Habitats Wild & Urban
Habitat restoration is critical in urban and suburban settings where commercial and residential development has impacted all natural areas. Native landscapes and areas positively impact the quality of the environment by improving air, water, and soil quality throughout the community while providing habitat for local & migratory wildlife, birds, and insects.
Most of our open spaces are in poor condition due to land management practices that have not been compatible with retention or protection of native plant communities. These disturbed conditions provide ripe opportunity for introduced, noxious, and invasive species to out-compete naturally occurring native plants. One example is Leafy Spurge, Euphorbia esula; it came to America more than 100 years ago as an ornamental that people grew in their yards. It can reach three feet tall and its roots can grow more than twenty feet. This perennial noxious weed readily adapts to most environments, and has doubled in acreage every ten years since the early 1900’s. This plant is an economic and environmental catastrophe: it reduces rangeland productivity and plant diversity wherever it gets a foothold.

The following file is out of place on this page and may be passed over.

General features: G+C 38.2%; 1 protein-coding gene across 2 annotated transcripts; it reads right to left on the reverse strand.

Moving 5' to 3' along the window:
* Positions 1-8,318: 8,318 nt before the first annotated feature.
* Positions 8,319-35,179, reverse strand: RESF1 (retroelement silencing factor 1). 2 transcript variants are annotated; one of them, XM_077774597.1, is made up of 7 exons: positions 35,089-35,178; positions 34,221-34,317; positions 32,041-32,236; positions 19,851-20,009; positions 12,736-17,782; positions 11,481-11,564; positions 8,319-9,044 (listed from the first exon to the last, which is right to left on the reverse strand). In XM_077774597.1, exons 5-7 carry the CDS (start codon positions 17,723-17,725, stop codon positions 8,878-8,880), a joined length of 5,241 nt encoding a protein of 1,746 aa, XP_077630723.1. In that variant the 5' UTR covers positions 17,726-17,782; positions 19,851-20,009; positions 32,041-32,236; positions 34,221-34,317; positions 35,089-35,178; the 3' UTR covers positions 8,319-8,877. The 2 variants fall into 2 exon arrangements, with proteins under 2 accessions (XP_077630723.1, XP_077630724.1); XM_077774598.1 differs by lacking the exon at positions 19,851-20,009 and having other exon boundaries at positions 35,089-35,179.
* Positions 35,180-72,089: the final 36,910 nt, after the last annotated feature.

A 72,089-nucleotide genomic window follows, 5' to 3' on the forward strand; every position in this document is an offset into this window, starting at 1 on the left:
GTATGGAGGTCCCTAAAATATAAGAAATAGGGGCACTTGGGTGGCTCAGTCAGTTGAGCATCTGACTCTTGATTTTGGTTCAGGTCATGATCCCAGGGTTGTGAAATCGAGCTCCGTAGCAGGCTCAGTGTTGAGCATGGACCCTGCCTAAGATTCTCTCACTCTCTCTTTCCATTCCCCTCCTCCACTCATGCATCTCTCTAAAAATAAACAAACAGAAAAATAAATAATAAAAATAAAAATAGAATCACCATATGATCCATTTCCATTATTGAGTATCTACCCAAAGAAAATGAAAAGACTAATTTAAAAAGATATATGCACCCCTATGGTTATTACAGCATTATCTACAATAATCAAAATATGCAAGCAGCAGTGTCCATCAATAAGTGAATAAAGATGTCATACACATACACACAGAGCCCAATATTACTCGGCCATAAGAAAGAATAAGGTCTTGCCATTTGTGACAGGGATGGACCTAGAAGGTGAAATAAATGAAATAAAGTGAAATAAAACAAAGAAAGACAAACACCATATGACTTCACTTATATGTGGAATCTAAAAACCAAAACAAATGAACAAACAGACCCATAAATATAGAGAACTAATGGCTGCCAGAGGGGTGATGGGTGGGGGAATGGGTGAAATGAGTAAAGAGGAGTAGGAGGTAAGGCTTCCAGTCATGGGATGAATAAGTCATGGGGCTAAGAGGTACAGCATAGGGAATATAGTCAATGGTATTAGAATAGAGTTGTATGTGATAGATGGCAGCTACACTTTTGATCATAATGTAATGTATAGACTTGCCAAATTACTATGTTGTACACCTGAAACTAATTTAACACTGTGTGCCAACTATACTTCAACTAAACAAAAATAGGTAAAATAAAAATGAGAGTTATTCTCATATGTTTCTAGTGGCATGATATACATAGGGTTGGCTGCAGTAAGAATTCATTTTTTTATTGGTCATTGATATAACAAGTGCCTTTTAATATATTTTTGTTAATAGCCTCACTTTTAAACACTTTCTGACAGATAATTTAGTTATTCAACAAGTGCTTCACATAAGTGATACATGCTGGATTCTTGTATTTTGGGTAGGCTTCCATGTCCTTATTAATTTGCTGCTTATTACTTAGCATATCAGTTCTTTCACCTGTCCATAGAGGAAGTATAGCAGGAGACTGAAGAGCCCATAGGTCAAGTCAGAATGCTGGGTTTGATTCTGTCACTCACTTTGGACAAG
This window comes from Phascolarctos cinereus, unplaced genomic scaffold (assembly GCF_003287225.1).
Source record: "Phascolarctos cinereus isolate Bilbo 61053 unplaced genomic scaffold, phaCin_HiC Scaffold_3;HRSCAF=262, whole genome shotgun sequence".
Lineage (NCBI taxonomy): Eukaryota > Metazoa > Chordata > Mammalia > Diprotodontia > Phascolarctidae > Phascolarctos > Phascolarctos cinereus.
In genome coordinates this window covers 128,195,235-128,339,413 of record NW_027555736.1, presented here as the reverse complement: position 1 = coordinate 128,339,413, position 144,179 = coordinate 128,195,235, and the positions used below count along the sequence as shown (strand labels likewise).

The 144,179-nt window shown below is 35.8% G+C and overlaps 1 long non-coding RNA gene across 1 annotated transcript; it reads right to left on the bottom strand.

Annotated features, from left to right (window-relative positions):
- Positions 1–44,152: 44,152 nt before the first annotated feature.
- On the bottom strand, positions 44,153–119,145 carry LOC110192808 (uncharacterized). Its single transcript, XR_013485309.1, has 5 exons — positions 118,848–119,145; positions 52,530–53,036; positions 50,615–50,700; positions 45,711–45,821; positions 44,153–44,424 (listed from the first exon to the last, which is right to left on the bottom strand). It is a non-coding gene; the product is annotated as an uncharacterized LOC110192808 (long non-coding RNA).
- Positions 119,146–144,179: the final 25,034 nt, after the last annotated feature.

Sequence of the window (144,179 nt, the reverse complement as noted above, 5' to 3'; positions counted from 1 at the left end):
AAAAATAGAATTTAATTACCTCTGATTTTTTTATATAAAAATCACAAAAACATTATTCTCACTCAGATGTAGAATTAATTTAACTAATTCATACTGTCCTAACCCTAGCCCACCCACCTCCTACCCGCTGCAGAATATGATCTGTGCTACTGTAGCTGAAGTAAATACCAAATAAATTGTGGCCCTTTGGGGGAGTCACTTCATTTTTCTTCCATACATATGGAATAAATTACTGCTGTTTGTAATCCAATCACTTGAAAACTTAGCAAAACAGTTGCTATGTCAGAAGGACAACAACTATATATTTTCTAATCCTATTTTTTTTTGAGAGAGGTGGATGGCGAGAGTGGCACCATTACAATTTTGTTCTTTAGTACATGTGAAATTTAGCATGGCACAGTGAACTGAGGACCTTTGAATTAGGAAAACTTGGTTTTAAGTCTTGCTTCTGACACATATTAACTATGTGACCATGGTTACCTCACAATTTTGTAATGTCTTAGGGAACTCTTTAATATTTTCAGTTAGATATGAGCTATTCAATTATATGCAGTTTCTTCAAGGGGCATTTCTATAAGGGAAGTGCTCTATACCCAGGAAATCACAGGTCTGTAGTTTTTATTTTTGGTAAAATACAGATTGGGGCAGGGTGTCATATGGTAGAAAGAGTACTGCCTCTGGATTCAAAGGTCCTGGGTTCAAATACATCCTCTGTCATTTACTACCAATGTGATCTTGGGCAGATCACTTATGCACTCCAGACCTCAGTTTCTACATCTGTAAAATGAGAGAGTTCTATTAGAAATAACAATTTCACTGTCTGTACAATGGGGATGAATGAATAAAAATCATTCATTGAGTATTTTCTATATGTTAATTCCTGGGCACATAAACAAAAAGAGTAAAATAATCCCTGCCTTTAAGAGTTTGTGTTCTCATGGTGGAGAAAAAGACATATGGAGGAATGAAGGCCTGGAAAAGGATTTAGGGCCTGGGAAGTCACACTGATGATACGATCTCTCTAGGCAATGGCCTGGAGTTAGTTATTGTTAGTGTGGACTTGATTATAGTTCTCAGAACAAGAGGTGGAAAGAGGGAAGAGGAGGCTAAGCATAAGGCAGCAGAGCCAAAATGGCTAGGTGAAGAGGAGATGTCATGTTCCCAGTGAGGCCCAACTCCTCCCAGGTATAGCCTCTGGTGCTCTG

Traditional landscapes are static collections of plants requiring constant maintenance to remain aesthetically pleasing and viable. Americans are estimated to spend $27 billion a year on lawn care alone. The average lawn requires 9000 gallons of water per week, and 5-10 lbs of fertilizer per year. Also most traditional landscapes are filled with introduced species that are completely alien and unusable as a food source for local wildlife. Native landscapes are dynamic living entities providing food sources for wildlife while requiring less fertilizer, less water, and consuming fewer resources all around. Native landscaping works with rather than against nature.
Establishing native plants in your landscape and properties welcome birds, butterflies, and pollinators back into your environment.